BackCambrian Agdistis

Cambrian Agdistis

Cambrian house plume moth

  • Kingdom: Animalia
  • Phylum: Arthropoda
  • Class: Insecta
  • Order: Lepidoptera
  • Family: Pterophoridae
EN Endangered
IUCN Red List Status:

Countries of Occurrence:
Saint Helena - British Overseas Territory

St. Helena

A.J. Dutton, S. Isaac & N. Stevens

A. Danielczak & M. Bohm

L. Fowler, T, Karisch & V. Wilkins

Facilitators / Compilers/s:

Assessment Rationale:

Agdistis cambriana is endemic to the small and remote island of St Helena in the South Atlantic Ocean and one of three endemic species of the genus Agdistis (besides A. marionae, A. sanctae-helenae). This species was discovered in 2011 and has been found to be restricted to the dry valleys of Jamestown and Rupert's Valley in the north of the island. The habitat of this species is in decline due to the expansion of invasive plant species such as Schinus terebinthifolius (Wild Mango) and Furcraea foetida (English Aloe) which can become dense enough to exclude other vegetation, including Samphire. Additionally Rupert's Valley is an industrial area where there are plans to continue development, which will reduce available habitat. The species has a very low extent of occurrence (EOO) and area of occupancy (AOO) of 8 km². It is only known from 3 locations in the dry coastal area in the north of the island, where it is linked with the presence of Suaeda fruticosa (Samphire). Therefore Cambrian Agdistis is assessed as Endangered.

Geographic Range:

Cambrian agdistis is endemic to the island of St Helena, in the South Atlantic Ocean, where it is only found at the north dry coastal area (Jamestown, Rupert's Valley and Heart-shaped Waterfall) where Suaeda fruticosa (Samphire) is present. The species has a very small extent of occurrence (EOO) and area of occupancy (AOO) of 8 km²

Saint Helena - British Overseas Territory
Extent of Occurrence (EOO):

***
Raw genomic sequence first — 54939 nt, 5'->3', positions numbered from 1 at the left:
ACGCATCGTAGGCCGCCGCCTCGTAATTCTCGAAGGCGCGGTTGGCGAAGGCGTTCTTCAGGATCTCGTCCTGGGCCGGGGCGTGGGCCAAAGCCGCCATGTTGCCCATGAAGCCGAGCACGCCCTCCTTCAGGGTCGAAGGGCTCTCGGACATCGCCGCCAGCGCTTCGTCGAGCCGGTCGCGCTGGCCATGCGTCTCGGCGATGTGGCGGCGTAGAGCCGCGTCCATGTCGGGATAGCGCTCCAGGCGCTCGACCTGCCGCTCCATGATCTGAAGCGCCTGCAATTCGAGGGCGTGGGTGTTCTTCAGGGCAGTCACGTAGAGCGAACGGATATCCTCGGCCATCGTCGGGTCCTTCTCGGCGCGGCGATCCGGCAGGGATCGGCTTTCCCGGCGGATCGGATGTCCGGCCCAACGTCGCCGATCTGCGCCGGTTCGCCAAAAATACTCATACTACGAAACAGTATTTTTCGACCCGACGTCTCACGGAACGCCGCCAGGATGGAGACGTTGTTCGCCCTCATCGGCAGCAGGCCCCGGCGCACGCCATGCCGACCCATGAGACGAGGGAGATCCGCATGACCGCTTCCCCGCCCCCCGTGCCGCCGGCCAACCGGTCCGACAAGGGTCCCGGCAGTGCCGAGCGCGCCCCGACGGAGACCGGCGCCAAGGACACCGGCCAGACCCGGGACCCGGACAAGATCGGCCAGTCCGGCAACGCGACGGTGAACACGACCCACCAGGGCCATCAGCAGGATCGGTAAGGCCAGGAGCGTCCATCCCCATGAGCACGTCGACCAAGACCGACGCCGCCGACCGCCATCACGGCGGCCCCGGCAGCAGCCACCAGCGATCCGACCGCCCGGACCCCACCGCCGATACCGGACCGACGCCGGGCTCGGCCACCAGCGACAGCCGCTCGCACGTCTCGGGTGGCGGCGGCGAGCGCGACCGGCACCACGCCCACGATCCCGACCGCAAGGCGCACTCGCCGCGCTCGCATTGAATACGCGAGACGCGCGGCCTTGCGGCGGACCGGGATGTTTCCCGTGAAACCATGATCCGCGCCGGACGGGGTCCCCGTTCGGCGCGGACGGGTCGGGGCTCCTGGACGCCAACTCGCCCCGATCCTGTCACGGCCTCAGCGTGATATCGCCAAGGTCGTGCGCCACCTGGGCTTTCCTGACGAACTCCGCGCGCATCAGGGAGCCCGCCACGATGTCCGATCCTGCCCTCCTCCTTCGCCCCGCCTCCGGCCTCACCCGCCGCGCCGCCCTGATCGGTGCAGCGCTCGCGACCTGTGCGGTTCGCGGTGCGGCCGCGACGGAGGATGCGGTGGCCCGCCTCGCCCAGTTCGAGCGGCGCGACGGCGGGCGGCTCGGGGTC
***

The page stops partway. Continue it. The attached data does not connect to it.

8 (km2)
Area of Occupancy (AOO):
8 (km2)
Elevation Lower Limit:
Elevation Upper Limit:
Biogeographic Realms:
Endemic St. Helena


A single female of this species was first collected in Upper Jamestown (Cambrian House) in 2011. In 2014 nineteen specimens were found in a malaise trap in Rupert's Valley near the junction. Another specimen was collected in 2016. During the DPLUS040 project in 2017/2018 ('Securing the future for St Helena's endemic invertebrates') 17 specimens were collected in malaise traps in Rupert's Valley and the Heart-shaped Waterfall. Current Population Trend: Unknown

Habitat and Ecology

Cambrian agdistis appears to be restricted to Jamestown and Rupert's Valley, an arid area to the north of the island. This species is mostly found in areas of sparse scrub vegetation on or around the native plant Suaeda fruticosa (Samphire), although it has not yet been confirmed if this is the host plant for larva or how A.cambriana and S. fruticosa are connected. These areas are close to non-native invasive plants that may encroach on this native Samphire habitat, including Schinus terebinthifolius (Wild Mango), Stenotaphrum secundatum (Mat Grass), Pennisetum macrourum (Thatching Grass) and Furcraea foetida (English Aloe). While S. fruticosa is found in many of the coastal valleys and other areas such as Prosperous Bay, no A. cambriana have been recorded at these sites. Systems: Terrestrial

Major Threat(s):

The key threats for Cambrian Agdistis are habitat loss and decline. Suaeda fruticosa (Samphire) is the native plant associated with this species, which faces competition from invasive non-native plants including Schinus terebinthifolius (Wild Mango) and Furcraea foetida (English Aloe) in its known sites. Additionally, Rupert's Valley is a developing area for industry and there are plans to continue this development in the future, therefore the habitat, particularly the area and extent of Samphire at these sites, will continue to decline due to ongoing disruption and the future construction works.

Conservation Actions

Further research on biology and habitat requirements for Agdistis cambriana is of key importance. The distribution, abundance and seasonality should be carefully recorded. Rupert's is an industrial area and Jamestown is a residential area, therefore there is little in place to protect the A.cambriana habitat from development. However, any invasive weed species clearance and eradication would be of benefit to reduce the negative impacts on this species. Agdistis cambriana and A. marionae are unable to be distinguished by the external features and so further surveys will help to determine whether this species is restricted to these locations.